post topost (i') (1-i'/100) ( ln(1-i'/100)/ln(2) * -1) (E[5,1]) (E[6,1])
} 

The command “forvalues” is responsible for taking a set of numbers that we provide it, and running the contents within the braces through those numbers. So here, we’ve set the local macro “i” to contain numbers between 10 and 99.99 for our consonance levels. Why 10? Stata cannot compute consonance intervals lower than 10%.

Our next line contains the actual contents of what we want to do. Here, it says that we will run a simple linear regression where mpg is the predictor and where price is the outcome, and that the outputs for each loop will be suppressed, hence the “quiet.”

Then, we have the command “level” with the local macro “i” inside of it. As you may already know, “level” dictates the consonance level that Stata provides us. By default, this is set to 95%, but here, we’ve set it “i”, which we established via “forvalues” as being set to numbers between 10 and 99.

The next line two lines

      matrix E = r(table)
matrix list E

indicate that we will take variables of a certain class r(), (this class contains the interval bounds we need) and place them within a matrix called E. Then we will list the contents of this matrix.

post topost (i') (1-i'/100) ( ln(1-i'/100)/ln(2) * -1) (E[5,1]) (E[6,1])

From the contents of this matrix list, we will take the estimates from the fifth and sixth rows (look at the last two paranthesis of this line of code above and then the image below) in the first column which contain our consonance limits, with the fifth row containing the lower bound of the interval and the sixth containing the upper bound.

We will place the contents from the fifth row into the second variable we set originally for our new dataset, which was “lointerval.” The contents of the sixth row will be placed into “upinterval.”

All potential values of “i” (10-99) will be placed into the first variable that we set, “level”. From this first variable, we can compute the second variable we set up, which was “Pvalue” and we’ve done that here by subtracting “level” from 1 and then dividing the whole equation by 100, so that our P-value can be on the proper scale. Our third variable, which is the longest, computes the “Svalue” by using the previous variable, the “Pvalue” and taking the $$-log_{2}$$ of it.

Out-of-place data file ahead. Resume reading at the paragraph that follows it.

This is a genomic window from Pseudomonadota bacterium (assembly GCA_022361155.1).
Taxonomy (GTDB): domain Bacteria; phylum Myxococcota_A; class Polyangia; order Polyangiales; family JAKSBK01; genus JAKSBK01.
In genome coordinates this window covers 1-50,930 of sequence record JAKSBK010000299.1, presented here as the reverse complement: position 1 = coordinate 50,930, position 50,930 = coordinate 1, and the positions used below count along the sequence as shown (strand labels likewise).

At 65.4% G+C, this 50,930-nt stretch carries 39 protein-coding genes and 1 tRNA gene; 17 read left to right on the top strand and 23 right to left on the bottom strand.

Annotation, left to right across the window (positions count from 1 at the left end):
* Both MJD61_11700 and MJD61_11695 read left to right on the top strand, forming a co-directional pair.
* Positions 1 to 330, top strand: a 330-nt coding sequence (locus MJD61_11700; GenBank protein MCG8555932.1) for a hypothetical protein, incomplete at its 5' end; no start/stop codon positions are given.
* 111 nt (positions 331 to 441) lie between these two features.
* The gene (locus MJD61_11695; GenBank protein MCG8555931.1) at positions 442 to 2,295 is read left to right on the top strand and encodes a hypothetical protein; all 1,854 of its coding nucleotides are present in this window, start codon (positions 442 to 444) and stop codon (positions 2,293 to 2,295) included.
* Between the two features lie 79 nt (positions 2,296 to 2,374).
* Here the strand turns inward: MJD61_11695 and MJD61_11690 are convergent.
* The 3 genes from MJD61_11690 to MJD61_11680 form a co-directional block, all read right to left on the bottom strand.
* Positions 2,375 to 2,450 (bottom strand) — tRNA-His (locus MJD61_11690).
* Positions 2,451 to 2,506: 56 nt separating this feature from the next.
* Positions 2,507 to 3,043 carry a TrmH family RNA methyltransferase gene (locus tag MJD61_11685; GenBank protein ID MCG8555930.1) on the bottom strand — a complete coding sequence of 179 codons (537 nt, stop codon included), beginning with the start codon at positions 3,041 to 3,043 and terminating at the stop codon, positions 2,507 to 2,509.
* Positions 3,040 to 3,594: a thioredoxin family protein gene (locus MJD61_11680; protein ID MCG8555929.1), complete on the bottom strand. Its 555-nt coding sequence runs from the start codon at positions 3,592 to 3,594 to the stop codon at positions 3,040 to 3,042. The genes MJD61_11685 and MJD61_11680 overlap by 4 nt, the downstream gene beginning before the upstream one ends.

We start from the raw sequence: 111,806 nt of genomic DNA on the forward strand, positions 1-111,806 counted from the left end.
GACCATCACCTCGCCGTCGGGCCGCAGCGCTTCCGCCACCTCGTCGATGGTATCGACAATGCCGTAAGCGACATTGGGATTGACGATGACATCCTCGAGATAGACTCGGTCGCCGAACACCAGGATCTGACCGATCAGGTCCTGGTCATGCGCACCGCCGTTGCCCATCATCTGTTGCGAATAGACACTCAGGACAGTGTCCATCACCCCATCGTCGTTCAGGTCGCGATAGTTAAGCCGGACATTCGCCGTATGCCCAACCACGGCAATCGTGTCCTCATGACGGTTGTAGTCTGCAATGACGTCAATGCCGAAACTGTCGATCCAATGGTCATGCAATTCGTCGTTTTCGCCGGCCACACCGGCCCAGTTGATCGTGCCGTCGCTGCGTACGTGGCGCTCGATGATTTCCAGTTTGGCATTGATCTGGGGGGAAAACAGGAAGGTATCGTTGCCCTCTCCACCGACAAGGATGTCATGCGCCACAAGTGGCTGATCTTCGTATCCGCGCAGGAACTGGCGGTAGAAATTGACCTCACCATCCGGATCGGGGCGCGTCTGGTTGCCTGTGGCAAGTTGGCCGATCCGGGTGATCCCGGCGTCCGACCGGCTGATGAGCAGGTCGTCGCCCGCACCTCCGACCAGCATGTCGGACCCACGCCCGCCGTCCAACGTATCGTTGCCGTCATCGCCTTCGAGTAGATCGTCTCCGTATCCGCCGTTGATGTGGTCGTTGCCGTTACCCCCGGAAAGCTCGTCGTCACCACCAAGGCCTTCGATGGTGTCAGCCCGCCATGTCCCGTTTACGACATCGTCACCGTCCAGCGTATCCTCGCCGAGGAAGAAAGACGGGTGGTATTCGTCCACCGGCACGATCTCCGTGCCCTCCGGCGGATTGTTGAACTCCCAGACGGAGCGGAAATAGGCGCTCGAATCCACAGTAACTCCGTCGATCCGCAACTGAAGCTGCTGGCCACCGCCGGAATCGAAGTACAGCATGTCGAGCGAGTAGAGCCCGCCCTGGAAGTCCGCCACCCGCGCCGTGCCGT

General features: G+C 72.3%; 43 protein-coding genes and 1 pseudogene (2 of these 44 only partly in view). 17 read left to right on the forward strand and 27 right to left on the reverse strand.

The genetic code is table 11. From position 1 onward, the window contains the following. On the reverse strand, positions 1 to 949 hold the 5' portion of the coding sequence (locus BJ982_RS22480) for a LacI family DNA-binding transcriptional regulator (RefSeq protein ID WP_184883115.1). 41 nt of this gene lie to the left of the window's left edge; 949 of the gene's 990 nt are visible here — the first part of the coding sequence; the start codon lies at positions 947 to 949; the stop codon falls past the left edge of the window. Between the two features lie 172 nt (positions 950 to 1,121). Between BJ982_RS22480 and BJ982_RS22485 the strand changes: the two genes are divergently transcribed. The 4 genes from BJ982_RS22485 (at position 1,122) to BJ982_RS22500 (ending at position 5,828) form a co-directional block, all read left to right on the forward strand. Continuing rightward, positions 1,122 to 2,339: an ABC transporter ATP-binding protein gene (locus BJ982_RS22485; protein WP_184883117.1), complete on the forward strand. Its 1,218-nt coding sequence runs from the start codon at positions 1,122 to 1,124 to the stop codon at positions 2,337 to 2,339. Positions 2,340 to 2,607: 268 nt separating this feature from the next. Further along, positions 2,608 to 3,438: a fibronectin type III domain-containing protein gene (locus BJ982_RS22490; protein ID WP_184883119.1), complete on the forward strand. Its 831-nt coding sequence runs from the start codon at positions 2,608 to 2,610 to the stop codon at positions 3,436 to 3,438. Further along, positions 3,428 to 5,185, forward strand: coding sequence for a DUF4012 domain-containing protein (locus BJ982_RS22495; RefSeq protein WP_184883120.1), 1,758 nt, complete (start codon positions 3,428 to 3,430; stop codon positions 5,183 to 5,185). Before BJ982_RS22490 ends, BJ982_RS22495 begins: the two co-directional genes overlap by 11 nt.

The relationships between the variables on this line and the variables we set up in the very first line are dictated by the order of the commands we have set, and therefore they correspond to the same order.

“post topost” is writing the results from each loop as new observations in this data structure.

With that, our loop has concluded, and we can now tell Stata that “post” is no longer needed

postclose topost

We then tell Stata to clear its memory to make room for the new dataset we just created and we can list the contents of this new dataset.

use my_new_data, clear
list

Now we have an actual dataset with all the consonance intervals at all the levels we wanted, ranging from 10% all the way up to 99%.

In order to get a function, we’ll need to be able to graph these results, and that can be tricky since for each observation we have one y value (the consonance level), and two x values, the lower bound of the interval and the upper bound of the interval.